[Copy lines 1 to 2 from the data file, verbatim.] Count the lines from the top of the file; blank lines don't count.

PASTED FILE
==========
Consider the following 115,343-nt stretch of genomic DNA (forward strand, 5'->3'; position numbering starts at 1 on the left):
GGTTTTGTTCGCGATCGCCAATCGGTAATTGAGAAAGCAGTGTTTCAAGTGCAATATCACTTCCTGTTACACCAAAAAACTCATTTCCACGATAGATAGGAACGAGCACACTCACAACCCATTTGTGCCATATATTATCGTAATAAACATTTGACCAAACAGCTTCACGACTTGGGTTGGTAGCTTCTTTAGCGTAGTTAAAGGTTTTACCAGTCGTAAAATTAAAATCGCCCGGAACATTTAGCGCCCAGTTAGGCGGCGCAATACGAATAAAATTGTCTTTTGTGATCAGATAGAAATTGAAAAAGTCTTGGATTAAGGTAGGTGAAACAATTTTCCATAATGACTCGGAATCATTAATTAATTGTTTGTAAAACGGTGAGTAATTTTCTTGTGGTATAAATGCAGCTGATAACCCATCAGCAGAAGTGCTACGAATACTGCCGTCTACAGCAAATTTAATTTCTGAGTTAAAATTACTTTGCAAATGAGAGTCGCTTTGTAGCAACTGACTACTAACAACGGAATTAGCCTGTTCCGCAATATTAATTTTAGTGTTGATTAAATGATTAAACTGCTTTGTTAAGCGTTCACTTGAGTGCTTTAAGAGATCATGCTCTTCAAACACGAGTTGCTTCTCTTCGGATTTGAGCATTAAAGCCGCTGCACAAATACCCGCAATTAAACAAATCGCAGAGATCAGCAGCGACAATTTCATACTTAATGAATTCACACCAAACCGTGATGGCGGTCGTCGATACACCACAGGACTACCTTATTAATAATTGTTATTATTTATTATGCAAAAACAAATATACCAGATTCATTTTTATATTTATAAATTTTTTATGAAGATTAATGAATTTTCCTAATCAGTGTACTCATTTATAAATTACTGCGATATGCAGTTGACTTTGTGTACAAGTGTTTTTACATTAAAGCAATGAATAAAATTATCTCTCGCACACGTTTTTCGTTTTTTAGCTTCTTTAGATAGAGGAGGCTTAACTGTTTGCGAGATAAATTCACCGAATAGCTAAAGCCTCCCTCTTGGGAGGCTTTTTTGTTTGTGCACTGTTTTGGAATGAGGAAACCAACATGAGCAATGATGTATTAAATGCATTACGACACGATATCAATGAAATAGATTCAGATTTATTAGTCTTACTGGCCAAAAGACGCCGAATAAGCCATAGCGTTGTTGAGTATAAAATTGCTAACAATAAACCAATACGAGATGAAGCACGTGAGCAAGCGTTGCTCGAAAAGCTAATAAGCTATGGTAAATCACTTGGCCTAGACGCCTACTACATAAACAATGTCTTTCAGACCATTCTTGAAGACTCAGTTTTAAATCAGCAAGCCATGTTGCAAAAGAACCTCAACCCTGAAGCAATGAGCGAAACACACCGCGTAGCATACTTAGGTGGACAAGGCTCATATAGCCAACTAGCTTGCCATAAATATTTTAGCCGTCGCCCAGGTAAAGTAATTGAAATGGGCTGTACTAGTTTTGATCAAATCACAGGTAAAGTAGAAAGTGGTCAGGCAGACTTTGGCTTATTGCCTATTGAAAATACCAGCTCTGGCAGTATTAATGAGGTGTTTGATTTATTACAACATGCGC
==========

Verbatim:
Consider the following 115,343-nt stretch of genomic DNA (forward strand, 5'->3'; position numbering starts at 1 on the left):
GGTTTTGTTCGCGATCGCCAATCGGTAATTGAGAAAGCAGTGTTTCAAGTGCAATATCACTTCCTGTTACACCAAAAAACTCATTTCCACGATAGATAGGAACGAGCACACTCACAACCCATTTGTGCCATATATTATCGTAATAAACATTTGACCAAACAGCTTCACGACTTGGGTTGGTAGCTTCTTTAGCGTAGTTAAAGGTTTTACCAGTCGTAAAATTAAAATCGCCCGGAACATTTAGCGCCCAGTTAGGCGGCGCAATACGAATAAAATTGTCTTTTGTGATCAGATAGAAATTGAAAAAGTCTTGGATTAAGGTAGGTGAAACAATTTTCCATAATGACTCGGAATCATTAATTAATTGTTTGTAAAACGGTGAGTAATTTTCTTGTGGTATAAATGCAGCTGATAACCCATCAGCAGAAGTGCTACGAATACTGCCGTCTACAGCAAATTTAATTTCTGAGTTAAAATTACTTTGCAAATGAGAGTCGCTTTGTAGCAACTGACTACTAACAACGGAATTAGCCTGTTCCGCAATATTAATTTTAGTGTTGATTAAATGATTAAACTGCTTTGTTAAGCGTTCACTTGAGTGCTTTAAGAGATCATGCTCTTCAAACACGAGTTGCTTCTCTTCGGATTTGAGCATTAAAGCCGCTGCACAAATACCCGCAATTAAACAAATCGCAGAGATCAGCAGCGACAATTTCATACTTAATGAATTCACACCAAACCGTGATGGCGGTCGTCGATACACCACAGGACTACCTTATTAATAATTGTTATTATTTATTATGCAAAAACAAATATACCAGATTCATTTTTATATTTATAAATTTTTTATGAAGATTAATGAATTTTCCTAATCAGTGTACTCATTTATAAATTACTGCGATATGCAGTTGACTTTGTGTACAAGTGTTTTTACATTAAAGCAATGAATAAAATTATCTCTCGCACACGTTTTTCGTTTTTTAGCTTCTTTAGATAGAGGAGGCTTAACTGTTTGCGAGATAAATTCACCGAATAGCTAAAGCCTCCCTCTTGGGAGGCTTTTTTGTTTGTGCACTGTTTTGGAATGAGGAAACCAACATGAGCAATGATGTATTAAATGCATTACGACACGATATCAATGAAATAGATTCAGATTTATTAGTCTTACTGGCCAAAAGACGCCGAATAAGCCATAGCGTTGTTGAGTATAAAATTGCTAACAATAAACCAATACGAGATGAAGCACGTGAGCAAGCGTTGCTCGAAAAGCTAATAAGCTATGGTAAATCACTTGGCCTAGACGCCTACTACATAAACAATGTCTTTCAGACCATTCTTGAAGACTCAGTTTTAAATCAGCAAGCCATGTTGCAAAAGAACCTCAACCCTGAAGCAATGAGCGAAACACACCGCGTAGCATACTTAGGTGGACAAGGCTCATATAGCCAACTAGCTTGCCATAAATATTTTAGCCGTCGCCCAGGTAAAGTAATTGAAATGGGCTGTACTAGTTTTGATCAAATCACAGGTAAAGTAGAAAGTGGTCAGGCAGACTTTGGCTTATTGCCTATTGAAAATACCAGCTCTGGCAGTATTAATGAGGTGTTTGATTTATTACAACATGCGC